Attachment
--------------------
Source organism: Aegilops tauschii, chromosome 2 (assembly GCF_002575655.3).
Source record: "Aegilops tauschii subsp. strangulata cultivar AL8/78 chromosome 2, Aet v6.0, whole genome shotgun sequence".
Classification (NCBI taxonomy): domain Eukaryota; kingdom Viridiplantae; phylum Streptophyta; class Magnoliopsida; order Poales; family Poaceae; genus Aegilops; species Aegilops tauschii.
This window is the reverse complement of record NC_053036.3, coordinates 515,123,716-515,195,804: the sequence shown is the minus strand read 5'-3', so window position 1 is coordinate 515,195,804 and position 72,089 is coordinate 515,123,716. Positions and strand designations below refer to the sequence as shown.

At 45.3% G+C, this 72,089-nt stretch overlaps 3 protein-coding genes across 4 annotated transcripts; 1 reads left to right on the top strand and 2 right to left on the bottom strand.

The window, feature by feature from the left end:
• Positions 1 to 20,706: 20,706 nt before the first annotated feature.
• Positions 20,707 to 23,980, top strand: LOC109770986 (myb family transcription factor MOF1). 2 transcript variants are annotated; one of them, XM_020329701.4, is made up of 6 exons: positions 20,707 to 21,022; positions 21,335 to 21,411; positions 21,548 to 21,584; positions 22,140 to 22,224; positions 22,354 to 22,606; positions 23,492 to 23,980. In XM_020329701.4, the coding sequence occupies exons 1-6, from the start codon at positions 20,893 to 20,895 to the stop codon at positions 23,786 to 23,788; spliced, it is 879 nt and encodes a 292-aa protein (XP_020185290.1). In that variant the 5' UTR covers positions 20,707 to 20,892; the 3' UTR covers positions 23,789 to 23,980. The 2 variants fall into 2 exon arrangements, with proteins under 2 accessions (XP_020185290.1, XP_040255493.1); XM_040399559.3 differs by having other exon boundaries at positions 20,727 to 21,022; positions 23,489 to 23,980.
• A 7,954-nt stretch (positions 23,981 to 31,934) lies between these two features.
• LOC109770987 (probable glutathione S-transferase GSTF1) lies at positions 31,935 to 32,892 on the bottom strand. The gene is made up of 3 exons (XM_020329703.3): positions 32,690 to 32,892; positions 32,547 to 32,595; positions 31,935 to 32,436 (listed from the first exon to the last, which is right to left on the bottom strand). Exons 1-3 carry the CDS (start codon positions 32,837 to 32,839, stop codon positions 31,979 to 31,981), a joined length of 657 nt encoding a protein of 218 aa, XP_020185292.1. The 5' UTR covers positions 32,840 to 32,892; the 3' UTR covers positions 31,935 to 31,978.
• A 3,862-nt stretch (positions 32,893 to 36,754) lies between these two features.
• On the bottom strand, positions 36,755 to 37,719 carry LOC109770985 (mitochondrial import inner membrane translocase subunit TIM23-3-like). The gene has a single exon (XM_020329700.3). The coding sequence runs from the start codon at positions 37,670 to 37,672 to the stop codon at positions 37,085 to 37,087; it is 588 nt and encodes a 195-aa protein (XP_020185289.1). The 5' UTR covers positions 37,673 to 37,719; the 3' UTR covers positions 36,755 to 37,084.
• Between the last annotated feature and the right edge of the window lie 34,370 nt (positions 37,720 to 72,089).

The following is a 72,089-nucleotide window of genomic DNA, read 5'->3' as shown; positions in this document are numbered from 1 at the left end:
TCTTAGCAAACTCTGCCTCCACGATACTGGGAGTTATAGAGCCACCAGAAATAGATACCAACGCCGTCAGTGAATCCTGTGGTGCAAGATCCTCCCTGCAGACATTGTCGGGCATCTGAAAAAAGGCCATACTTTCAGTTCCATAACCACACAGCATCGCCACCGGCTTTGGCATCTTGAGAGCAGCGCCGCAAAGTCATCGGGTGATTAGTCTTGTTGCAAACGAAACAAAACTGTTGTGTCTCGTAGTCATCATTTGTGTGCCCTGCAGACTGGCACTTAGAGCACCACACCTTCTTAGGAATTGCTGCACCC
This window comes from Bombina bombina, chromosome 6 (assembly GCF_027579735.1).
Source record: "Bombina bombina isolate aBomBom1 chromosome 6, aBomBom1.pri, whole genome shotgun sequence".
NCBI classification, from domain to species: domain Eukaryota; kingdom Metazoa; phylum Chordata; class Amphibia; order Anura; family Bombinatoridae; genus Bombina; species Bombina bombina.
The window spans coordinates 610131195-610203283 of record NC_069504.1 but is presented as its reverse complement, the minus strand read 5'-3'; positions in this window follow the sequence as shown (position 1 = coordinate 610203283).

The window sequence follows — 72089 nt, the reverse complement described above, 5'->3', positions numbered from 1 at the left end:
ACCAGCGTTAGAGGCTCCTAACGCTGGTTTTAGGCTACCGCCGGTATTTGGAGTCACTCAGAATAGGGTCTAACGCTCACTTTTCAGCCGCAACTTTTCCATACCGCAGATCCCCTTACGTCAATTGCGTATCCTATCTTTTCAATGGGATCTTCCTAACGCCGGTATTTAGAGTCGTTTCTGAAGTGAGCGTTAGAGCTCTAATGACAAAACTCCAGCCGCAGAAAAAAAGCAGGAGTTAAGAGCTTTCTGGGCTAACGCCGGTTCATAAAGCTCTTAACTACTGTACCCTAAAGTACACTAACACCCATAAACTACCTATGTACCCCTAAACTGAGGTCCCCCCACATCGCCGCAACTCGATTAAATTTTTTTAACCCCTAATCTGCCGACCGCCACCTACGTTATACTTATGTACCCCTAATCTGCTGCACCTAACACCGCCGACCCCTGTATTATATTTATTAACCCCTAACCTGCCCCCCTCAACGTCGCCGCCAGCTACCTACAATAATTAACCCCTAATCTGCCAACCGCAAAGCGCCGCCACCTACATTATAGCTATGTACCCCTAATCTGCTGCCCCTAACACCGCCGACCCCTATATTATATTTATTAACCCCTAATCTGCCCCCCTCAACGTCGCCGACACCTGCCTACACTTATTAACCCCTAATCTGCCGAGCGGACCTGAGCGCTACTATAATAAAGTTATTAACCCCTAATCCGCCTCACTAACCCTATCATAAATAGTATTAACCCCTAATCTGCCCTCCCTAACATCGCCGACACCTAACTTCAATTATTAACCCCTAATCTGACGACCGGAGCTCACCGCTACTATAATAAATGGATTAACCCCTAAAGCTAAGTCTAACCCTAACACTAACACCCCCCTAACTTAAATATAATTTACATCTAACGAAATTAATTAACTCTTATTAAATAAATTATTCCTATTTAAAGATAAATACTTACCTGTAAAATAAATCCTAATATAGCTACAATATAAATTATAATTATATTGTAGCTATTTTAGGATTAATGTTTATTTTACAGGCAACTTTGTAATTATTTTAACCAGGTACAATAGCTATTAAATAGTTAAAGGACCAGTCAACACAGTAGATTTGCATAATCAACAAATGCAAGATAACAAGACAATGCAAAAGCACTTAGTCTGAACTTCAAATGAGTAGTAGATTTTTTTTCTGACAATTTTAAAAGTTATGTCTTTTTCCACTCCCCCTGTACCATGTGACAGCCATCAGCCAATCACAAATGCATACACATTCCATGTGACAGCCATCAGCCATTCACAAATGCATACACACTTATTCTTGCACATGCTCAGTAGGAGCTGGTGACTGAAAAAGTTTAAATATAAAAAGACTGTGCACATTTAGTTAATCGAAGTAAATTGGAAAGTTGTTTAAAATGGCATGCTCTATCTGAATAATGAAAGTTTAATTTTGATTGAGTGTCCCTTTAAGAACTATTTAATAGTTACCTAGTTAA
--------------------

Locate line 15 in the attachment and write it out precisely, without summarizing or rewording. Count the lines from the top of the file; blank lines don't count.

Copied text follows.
TCTTAGCAAACTCTGCCTCCACGATACTGGGAGTTATAGAGCCACCAGAAATAGATACCAACGCCGTCAGTGAATCCTGTGGTGCAAGATCCTCCCTGCAGACATTGTCGGGCATCTGAAAAAAGGCCATACTTTCAGTTCCATAACCACACAGCATCGCCACCGGCTTTGGCATCTTGAGAGCAGCGCCGCAAAGTCATCGGGTGATTAGTCTTGTTGCAAACGAAACAAAACTGTTGTGTCTCGTAGTCATCATTTGTGTGCCCTGCAGACTGGCACTTAGAGCACCACACCTTCTTAGGAATTGCTGCACCC